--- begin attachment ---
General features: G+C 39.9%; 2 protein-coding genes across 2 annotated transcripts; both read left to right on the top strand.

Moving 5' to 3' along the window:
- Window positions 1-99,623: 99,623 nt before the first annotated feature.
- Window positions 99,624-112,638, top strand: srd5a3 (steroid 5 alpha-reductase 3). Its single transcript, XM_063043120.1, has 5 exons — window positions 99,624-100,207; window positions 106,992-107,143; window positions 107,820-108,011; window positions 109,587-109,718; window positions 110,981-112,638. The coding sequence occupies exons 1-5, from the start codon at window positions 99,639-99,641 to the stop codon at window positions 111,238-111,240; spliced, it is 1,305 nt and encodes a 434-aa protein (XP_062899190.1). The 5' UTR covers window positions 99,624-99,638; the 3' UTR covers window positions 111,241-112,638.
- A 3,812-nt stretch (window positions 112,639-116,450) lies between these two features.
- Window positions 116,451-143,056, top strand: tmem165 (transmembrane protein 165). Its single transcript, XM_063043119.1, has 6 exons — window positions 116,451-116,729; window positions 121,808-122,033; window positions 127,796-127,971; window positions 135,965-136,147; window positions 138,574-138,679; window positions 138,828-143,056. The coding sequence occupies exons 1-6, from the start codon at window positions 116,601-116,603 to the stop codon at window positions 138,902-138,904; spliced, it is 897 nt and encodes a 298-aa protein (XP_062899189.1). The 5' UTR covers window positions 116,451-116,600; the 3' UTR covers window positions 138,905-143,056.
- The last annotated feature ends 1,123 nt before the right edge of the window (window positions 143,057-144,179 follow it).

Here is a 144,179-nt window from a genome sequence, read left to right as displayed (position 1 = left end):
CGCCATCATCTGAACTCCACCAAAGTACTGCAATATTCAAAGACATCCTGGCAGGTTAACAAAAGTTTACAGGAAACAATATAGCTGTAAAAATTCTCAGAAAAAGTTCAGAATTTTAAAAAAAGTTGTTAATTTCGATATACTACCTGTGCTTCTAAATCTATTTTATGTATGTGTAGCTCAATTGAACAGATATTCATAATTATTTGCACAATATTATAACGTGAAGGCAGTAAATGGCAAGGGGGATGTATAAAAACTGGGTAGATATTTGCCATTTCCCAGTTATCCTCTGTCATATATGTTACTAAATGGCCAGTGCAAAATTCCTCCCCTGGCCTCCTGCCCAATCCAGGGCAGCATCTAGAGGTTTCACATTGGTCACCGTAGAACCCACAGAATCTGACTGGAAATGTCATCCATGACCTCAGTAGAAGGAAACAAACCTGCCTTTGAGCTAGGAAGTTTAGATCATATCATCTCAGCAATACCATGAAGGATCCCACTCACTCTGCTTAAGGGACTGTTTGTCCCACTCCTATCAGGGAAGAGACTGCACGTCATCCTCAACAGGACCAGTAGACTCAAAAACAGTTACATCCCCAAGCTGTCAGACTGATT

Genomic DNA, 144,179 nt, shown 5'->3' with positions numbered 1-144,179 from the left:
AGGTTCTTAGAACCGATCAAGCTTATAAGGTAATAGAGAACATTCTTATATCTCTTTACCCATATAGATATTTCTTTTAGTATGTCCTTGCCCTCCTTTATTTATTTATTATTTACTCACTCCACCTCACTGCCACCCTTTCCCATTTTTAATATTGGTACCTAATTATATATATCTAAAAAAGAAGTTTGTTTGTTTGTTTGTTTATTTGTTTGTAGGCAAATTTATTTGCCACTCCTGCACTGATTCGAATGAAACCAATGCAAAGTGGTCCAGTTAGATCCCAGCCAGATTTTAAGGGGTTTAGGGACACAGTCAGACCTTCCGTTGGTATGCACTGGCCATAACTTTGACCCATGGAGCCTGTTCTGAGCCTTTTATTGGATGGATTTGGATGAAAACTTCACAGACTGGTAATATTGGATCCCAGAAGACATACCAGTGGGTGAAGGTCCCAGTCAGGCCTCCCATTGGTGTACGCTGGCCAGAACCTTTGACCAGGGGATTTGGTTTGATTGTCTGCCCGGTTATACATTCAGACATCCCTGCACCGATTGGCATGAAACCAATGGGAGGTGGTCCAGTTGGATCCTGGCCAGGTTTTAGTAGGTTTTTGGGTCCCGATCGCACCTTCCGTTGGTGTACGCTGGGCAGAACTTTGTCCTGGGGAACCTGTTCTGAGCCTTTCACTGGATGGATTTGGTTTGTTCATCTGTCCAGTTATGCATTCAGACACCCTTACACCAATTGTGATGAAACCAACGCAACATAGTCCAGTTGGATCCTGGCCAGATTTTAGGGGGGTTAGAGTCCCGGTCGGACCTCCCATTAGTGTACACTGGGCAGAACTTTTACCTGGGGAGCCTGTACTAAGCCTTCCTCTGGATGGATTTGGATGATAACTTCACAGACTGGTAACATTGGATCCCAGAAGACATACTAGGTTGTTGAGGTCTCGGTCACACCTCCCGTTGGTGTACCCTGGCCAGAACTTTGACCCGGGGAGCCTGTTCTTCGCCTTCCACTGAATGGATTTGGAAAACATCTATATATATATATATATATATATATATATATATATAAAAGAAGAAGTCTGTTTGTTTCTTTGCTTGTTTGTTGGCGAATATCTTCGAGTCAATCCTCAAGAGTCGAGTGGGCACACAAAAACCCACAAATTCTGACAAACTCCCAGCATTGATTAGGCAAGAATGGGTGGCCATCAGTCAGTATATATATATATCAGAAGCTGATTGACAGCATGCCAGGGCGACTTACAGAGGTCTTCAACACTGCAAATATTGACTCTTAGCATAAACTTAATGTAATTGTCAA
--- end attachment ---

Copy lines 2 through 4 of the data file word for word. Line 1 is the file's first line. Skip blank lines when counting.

Moving 5' to 3' along the window:
- Window positions 1-99,623: 99,623 nt before the first annotated feature.
- Window positions 99,624-112,638, top strand: srd5a3 (steroid 5 alpha-reductase 3). Its single transcript, XM_063043120.1, has 5 exons — window positions 99,624-100,207; window positions 106,992-107,143; window positions 107,820-108,011; window positions 109,587-109,718; window positions 110,981-112,638. The coding sequence occupies exons 1-5, from the start codon at window positions 99,639-99,641 to the stop codon at window positions 111,238-111,240; spliced, it is 1,305 nt and encodes a 434-aa protein (XP_062899190.1). The 5' UTR covers window positions 99,624-99,638; the 3' UTR covers window positions 111,241-112,638.